Where the opposition stands in this years Venezuela election
PMBComment | The following 6 numbers are a good starting point for a commentary on Sunday’s opposition primaries in Venezuela.
3 | 17% | 64% | 2x | 5% | 1
In order they represent:
The number of people – in millions - that voted in the primaries
The percentage of total registered voters that voted in this unique exercise
The percentage of votes obtained by the victor - Henrique Capriles Radonski
The multiple of Capriles’ margin over second place finisher - Pablo Perez
The combined percentage for Maria Corina Machado, Diego Arria and Pablo Medina
The number of minutes it took the government to cry foul and lash out (an this was just the opening salvo)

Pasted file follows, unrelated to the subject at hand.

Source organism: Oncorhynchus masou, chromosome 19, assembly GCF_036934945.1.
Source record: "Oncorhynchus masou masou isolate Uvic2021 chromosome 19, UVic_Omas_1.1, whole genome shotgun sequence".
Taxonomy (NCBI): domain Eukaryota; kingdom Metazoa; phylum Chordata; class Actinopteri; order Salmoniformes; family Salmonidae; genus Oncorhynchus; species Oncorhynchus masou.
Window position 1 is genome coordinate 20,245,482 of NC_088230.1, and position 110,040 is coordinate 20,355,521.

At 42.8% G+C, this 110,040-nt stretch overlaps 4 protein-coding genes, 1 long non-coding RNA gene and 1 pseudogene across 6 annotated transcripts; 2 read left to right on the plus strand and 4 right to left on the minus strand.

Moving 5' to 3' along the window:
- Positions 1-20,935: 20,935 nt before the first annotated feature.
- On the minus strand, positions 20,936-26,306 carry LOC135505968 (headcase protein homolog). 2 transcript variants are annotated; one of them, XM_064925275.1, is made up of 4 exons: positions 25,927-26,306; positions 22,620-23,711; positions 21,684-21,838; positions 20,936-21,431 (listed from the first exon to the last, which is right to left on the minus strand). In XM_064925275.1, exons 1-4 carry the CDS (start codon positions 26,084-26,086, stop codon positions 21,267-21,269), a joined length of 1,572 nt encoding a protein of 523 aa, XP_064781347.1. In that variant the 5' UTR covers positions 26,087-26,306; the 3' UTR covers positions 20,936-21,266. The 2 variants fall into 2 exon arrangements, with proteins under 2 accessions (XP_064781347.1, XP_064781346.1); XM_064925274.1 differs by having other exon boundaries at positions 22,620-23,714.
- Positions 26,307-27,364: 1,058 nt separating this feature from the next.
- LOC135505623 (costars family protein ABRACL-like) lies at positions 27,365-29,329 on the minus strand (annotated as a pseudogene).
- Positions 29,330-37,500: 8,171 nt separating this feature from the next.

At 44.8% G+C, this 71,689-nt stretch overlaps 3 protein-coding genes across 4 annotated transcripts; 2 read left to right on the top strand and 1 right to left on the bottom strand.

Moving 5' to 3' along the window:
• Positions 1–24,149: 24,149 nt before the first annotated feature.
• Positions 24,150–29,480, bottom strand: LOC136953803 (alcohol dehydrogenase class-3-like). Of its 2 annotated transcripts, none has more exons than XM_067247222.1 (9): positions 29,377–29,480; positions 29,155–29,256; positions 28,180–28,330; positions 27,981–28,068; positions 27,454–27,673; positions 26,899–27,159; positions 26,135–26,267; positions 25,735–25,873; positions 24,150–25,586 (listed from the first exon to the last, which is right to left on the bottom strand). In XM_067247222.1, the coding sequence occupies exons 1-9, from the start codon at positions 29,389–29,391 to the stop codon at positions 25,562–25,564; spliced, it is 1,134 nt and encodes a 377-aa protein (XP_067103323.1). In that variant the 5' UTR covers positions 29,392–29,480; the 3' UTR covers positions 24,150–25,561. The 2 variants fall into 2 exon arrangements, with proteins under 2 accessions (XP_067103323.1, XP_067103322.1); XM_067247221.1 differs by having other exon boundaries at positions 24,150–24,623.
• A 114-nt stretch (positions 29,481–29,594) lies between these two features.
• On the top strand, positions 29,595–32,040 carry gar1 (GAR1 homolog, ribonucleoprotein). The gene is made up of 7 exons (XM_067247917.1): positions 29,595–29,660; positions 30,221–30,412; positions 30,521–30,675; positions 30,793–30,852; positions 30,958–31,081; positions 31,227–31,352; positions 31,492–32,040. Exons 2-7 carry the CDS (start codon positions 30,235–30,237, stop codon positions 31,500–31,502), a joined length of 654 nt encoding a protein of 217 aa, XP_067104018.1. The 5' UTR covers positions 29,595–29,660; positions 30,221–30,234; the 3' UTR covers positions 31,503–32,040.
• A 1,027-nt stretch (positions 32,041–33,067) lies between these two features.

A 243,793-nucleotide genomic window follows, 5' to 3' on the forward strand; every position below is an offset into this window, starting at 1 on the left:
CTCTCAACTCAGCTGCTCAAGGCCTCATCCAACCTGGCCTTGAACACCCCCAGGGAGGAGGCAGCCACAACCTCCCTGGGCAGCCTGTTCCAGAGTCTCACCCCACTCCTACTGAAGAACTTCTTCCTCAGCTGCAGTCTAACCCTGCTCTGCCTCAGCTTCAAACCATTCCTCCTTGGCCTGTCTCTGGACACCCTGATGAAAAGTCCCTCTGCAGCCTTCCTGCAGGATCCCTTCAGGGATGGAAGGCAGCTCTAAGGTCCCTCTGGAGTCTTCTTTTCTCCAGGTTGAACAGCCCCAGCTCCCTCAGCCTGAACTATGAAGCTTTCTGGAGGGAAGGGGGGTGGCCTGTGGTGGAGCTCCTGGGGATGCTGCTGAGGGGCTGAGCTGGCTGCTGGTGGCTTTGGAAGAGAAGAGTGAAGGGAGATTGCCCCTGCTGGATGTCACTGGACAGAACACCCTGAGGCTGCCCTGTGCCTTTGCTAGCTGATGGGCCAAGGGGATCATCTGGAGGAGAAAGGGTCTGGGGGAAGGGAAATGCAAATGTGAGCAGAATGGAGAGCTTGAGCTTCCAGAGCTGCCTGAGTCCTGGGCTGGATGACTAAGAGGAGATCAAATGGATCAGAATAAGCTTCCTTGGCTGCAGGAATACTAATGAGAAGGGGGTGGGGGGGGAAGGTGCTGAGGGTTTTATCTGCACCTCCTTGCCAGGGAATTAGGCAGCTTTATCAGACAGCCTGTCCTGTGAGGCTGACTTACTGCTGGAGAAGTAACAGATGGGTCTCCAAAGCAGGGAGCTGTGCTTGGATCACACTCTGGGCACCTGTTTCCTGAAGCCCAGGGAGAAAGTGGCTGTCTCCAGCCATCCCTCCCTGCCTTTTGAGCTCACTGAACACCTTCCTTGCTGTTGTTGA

This outcome – viewed in its full dimension – was nothing short of stunning.
For the opposition it represents the very – and I mean very – best case scenario in terms of turnout, mandate for the winner and reaction from the losers. For the regime it is – obviously - the worse (as in, very worse) scenario; made all the worse by the derision with which they had treated and had tried to derail the entire primary process.
As a result of this sharply asymmetric outcome, we have entered into a near-term-high-conflict zone. Given the consequences for the Bolivarian revolution of an electoral upset in October, they will, in all likelihood, try every trick in the book, use every penny in the treasury (plus foreign ‘loans’) and forge any nasty alliance necessary to hold on to power. Given the high cost of ejection and the complexities associated with stealing an election post-facto, anything they do now (as in, sooner rather than later) will seem rational and cheap by comparison to the panicky incumbents and its wide spectrum of nefarious foreign allies.